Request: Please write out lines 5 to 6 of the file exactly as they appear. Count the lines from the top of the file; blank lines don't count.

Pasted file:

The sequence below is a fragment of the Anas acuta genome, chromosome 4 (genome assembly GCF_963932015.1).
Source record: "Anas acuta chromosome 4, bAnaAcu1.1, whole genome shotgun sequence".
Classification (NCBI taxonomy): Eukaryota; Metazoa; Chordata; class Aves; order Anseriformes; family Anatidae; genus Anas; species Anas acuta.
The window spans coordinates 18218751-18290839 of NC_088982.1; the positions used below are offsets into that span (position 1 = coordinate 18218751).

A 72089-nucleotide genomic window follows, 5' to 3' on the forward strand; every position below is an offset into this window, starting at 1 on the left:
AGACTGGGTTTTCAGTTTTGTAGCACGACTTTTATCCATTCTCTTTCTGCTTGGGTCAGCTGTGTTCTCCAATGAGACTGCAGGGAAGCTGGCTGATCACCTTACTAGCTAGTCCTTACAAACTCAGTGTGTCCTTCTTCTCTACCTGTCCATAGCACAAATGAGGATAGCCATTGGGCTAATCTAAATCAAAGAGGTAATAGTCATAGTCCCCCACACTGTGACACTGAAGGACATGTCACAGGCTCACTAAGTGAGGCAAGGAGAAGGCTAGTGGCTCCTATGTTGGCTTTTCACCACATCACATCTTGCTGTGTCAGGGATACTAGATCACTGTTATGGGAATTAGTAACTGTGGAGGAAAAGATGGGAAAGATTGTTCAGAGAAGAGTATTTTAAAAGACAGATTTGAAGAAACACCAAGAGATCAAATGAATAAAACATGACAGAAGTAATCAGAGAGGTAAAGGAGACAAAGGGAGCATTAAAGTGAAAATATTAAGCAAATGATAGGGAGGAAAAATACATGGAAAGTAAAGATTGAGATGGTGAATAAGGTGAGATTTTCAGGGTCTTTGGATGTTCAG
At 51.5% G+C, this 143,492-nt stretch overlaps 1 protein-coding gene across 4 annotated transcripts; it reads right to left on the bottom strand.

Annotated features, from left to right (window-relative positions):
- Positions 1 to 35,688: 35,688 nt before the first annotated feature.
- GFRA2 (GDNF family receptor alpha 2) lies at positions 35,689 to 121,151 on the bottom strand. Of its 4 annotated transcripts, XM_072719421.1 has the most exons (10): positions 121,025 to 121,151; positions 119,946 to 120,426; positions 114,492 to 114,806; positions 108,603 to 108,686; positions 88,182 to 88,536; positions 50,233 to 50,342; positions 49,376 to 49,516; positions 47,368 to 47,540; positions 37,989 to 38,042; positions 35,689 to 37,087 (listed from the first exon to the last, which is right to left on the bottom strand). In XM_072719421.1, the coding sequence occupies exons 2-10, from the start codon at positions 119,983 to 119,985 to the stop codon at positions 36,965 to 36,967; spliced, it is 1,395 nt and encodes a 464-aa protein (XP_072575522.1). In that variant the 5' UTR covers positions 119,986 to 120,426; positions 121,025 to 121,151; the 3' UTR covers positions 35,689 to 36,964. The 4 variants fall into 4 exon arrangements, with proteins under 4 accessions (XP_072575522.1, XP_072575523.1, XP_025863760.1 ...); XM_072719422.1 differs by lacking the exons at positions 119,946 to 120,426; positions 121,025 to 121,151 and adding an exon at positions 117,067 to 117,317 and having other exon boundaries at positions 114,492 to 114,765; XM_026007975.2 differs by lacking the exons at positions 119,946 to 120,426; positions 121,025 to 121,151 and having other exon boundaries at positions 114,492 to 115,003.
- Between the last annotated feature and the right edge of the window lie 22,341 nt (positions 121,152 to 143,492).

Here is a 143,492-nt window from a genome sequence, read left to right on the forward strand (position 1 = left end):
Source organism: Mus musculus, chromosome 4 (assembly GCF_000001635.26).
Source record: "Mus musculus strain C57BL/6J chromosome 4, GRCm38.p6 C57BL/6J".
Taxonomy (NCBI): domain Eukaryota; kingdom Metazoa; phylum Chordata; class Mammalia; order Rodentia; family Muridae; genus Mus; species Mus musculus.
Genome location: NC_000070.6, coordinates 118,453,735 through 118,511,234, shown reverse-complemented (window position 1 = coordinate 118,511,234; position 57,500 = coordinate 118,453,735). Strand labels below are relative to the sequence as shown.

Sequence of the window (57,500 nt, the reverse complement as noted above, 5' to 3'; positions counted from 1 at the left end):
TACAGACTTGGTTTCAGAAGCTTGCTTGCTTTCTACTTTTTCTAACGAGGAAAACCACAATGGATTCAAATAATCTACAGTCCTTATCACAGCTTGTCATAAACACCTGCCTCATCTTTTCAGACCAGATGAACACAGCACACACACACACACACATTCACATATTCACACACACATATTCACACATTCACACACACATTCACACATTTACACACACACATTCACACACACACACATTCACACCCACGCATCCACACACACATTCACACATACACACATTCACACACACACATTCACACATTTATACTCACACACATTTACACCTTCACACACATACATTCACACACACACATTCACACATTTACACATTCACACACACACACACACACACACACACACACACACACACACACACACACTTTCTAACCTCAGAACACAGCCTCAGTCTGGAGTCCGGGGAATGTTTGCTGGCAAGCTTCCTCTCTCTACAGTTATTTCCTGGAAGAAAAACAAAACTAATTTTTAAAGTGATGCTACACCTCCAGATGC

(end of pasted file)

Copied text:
A 72089-nucleotide genomic window follows, 5' to 3' on the forward strand; every position below is an offset into this window, starting at 1 on the left:
AGACTGGGTTTTCAGTTTTGTAGCACGACTTTTATCCATTCTCTTTCTGCTTGGGTCAGCTGTGTTCTCCAATGAGACTGCAGGGAAGCTGGCTGATCACCTTACTAGCTAGTCCTTACAAACTCAGTGTGTCCTTCTTCTCTACCTGTCCATAGCACAAATGAGGATAGCCATTGGGCTAATCTAAATCAAAGAGGTAATAGTCATAGTCCCCCACACTGTGACACTGAAGGACATGTCACAGGCTCACTAAGTGAGGCAAGGAGAAGGCTAGTGGCTCCTATGTTGGCTTTTCACCACATCACATCTTGCTGTGTCAGGGATACTAGATCACTGTTATGGGAATTAGTAACTGTGGAGGAAAAGATGGGAAAGATTGTTCAGAGAAGAGTATTTTAAAAGACAGATTTGAAGAAACACCAAGAGATCAAATGAATAAAACATGACAGAAGTAATCAGAGAGGTAAAGGAGACAAAGGGAGCATTAAAGTGAAAATATTAAGCAAATGATAGGGAGGAAAAATACATGGAAAGTAAAGATTGAGATGGTGAATAAGGTGAGATTTTCAGGGTCTTTGGATGTTCAG